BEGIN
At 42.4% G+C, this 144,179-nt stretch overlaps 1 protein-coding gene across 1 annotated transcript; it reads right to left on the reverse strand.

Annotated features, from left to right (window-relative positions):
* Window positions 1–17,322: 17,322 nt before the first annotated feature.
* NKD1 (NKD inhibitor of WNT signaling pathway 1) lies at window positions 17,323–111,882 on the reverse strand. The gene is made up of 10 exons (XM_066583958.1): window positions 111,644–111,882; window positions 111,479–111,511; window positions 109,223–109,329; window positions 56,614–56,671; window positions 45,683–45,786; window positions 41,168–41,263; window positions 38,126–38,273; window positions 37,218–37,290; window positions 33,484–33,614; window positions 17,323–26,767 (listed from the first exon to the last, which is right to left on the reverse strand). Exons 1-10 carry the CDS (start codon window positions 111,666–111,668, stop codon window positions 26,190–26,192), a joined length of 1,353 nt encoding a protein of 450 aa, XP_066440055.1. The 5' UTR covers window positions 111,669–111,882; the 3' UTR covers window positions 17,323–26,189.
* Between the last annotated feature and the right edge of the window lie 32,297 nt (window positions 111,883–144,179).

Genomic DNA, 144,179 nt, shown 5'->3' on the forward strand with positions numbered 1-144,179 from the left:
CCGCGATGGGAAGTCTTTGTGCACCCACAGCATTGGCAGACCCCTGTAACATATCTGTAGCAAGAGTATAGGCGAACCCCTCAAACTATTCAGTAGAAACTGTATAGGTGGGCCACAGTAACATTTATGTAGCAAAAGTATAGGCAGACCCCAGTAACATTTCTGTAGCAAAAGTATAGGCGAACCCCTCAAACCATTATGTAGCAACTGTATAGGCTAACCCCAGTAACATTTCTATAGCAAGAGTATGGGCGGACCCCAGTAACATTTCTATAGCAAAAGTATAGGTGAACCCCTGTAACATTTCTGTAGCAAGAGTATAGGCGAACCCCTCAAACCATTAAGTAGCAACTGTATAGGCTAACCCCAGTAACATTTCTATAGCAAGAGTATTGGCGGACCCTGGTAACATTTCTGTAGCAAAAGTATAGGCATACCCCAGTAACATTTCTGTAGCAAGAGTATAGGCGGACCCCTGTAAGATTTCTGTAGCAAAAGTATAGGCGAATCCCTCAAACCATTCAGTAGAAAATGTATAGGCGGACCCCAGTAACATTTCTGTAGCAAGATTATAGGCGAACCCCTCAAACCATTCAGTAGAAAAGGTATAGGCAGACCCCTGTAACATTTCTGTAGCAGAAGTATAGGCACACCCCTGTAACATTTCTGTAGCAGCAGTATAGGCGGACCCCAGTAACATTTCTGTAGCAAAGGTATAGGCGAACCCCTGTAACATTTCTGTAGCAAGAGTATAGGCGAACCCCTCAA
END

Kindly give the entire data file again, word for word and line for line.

At 42.4% G+C, this 144,179-nt stretch overlaps 1 protein-coding gene across 1 annotated transcript; it reads right to left on the reverse strand.

Annotated features, from left to right (window-relative positions):
* Window positions 1–17,322: 17,322 nt before the first annotated feature.
* NKD1 (NKD inhibitor of WNT signaling pathway 1) lies at window positions 17,323–111,882 on the reverse strand. The gene is made up of 10 exons (XM_066583958.1): window positions 111,644–111,882; window positions 111,479–111,511; window positions 109,223–109,329; window positions 56,614–56,671; window positions 45,683–45,786; window positions 41,168–41,263; window positions 38,126–38,273; window positions 37,218–37,290; window positions 33,484–33,614; window positions 17,323–26,767 (listed from the first exon to the last, which is right to left on the reverse strand). Exons 1-10 carry the CDS (start codon window positions 111,666–111,668, stop codon window positions 26,190–26,192), a joined length of 1,353 nt encoding a protein of 450 aa, XP_066440055.1. The 5' UTR covers window positions 111,669–111,882; the 3' UTR covers window positions 17,323–26,189.
* Between the last annotated feature and the right edge of the window lie 32,297 nt (window positions 111,883–144,179).

Genomic DNA, 144,179 nt, shown 5'->3' on the forward strand with positions numbered 1-144,179 from the left:
CCGCGATGGGAAGTCTTTGTGCACCCACAGCATTGGCAGACCCCTGTAACATATCTGTAGCAAGAGTATAGGCGAACCCCTCAAACTATTCAGTAGAAACTGTATAGGTGGGCCACAGTAACATTTATGTAGCAAAAGTATAGGCAGACCCCAGTAACATTTCTGTAGCAAAAGTATAGGCGAACCCCTCAAACCATTATGTAGCAACTGTATAGGCTAACCCCAGTAACATTTCTATAGCAAGAGTATGGGCGGACCCCAGTAACATTTCTATAGCAAAAGTATAGGTGAACCCCTGTAACATTTCTGTAGCAAGAGTATAGGCGAACCCCTCAAACCATTAAGTAGCAACTGTATAGGCTAACCCCAGTAACATTTCTATAGCAAGAGTATTGGCGGACCCTGGTAACATTTCTGTAGCAAAAGTATAGGCATACCCCAGTAACATTTCTGTAGCAAGAGTATAGGCGGACCCCTGTAAGATTTCTGTAGCAAAAGTATAGGCGAATCCCTCAAACCATTCAGTAGAAAATGTATAGGCGGACCCCAGTAACATTTCTGTAGCAAGATTATAGGCGAACCCCTCAAACCATTCAGTAGAAAAGGTATAGGCAGACCCCTGTAACATTTCTGTAGCAGAAGTATAGGCACACCCCTGTAACATTTCTGTAGCAGCAGTATAGGCGGACCCCAGTAACATTTCTGTAGCAAAGGTATAGGCGAACCCCTGTAACATTTCTGTAGCAAGAGTATAGGCGAACCCCTCAA